'Lebanon Must Decide: Peace or Fire'

Israeli President Shimon Peres added his voice to the renewed calls for the European Union to designate Hizbullah a terror organization.

Arutz Sheva staff,

Shimon Peres
Shimon Peres
Israel news photo: Flash 90

Israeli President Shimon Peres on Thursday added his voice to the renewed calls for the European Union to designate Hizbullah a terror organization.

Earlier this month, Bulgaria announced that Hizbullah was responsible for the July bombing in Burgas, which killed five Israeli tourists and their local driver, bringing fresh calls for Hizbullah to be added to the EU terror blacklist.

"It has been proved that Hizbullah carried out the terror attack in Bulgaria, on European soil, and killed innocent civilians," Peres said.

"Today there is further evidence of the activities of the organization and its Iranian dispatchers around the world, including in Cyprus and Nigeria," he added.

Peres was referring to an ongoing trial in Cyprus of a Lebanese man who has reportedly admitted belonging to Hizbullah, and who is suspected of planning attacks on Israeli targets.

He was also alluding to Nigeria's announcement late on Wednesday that it had arrested of three men who were allegedly spying for Iran and gathering information on potential Israeli and American targets in Lagos.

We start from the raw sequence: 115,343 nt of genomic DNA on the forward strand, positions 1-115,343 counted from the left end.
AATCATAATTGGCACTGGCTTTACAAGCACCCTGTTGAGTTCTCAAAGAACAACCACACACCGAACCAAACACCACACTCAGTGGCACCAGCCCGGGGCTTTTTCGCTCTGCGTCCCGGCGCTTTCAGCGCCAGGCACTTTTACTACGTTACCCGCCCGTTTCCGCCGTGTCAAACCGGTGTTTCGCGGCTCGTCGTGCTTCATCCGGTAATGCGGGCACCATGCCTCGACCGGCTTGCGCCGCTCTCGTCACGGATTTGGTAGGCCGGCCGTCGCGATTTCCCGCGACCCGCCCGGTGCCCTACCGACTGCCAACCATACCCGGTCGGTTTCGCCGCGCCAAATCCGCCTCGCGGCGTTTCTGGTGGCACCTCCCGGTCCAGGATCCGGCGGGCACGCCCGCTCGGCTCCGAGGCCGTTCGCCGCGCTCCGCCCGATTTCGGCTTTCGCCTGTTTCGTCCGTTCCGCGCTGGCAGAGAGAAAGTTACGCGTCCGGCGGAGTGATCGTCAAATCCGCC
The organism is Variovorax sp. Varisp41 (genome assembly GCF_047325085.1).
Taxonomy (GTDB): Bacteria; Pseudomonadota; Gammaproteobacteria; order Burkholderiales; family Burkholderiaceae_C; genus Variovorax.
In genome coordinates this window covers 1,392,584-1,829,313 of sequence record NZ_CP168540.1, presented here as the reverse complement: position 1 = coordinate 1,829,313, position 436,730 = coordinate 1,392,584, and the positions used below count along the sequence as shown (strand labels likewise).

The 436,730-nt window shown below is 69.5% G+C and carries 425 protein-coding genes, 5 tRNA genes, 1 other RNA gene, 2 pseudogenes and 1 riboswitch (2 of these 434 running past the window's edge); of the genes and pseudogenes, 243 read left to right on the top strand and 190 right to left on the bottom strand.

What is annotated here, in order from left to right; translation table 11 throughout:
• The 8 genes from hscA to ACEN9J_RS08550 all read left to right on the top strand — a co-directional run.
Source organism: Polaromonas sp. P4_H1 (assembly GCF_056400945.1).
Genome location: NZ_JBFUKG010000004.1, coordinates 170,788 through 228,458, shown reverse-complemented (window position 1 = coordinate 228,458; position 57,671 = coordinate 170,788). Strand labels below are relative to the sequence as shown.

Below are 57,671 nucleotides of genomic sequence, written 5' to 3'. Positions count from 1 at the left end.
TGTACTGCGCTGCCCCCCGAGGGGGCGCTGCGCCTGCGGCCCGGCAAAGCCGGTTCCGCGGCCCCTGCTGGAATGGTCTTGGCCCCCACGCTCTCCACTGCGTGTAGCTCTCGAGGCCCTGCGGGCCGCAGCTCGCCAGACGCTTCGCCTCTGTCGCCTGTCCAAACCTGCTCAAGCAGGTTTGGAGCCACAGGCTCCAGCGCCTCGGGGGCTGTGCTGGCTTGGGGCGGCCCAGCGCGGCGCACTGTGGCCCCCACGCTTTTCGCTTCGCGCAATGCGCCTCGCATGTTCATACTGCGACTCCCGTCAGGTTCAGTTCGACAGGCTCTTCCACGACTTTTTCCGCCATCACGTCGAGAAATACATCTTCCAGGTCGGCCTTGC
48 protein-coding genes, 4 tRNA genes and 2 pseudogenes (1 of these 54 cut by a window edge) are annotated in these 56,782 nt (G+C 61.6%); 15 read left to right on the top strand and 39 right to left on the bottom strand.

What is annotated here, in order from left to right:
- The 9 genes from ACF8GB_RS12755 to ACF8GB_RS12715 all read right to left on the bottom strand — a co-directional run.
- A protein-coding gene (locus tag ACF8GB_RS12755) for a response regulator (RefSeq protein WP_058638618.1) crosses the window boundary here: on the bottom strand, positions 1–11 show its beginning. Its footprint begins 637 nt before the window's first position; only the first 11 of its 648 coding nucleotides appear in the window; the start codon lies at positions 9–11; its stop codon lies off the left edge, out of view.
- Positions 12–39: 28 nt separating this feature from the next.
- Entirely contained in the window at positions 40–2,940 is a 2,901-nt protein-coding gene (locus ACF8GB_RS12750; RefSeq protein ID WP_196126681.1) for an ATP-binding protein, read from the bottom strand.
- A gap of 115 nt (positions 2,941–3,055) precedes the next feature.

"It is time that all countries of the world -- especially the European Union -- put Hizbullah on the list or terror organizations," Peres said.

Washington has asked also Brussels to blacklist Hizbullah but such a move would have to be agreed on by all 27 member states.

"In Lebanon, (Hizbullah leader Hassan) Nasrallah, under the cloak of religion, is pushing his country toward a bloody war even though its has no enemy," he said, referring to rebel claims that Hizbullah, operating from Lebanese territory, had shelled Syrian villages.

"Lebanon must decide what it wants -- peace or fire," he said.

On Wednesday, Minister of Home Front Avi Dichter denounced Europe's hesitation in putting Hizbullah on its terror list, saying debate on the issue as "almost a joke."

"Asking if Hizbullah is a terror organization is like asking if Paris belongs to France," he told reporters late Tuesday during a visit to France.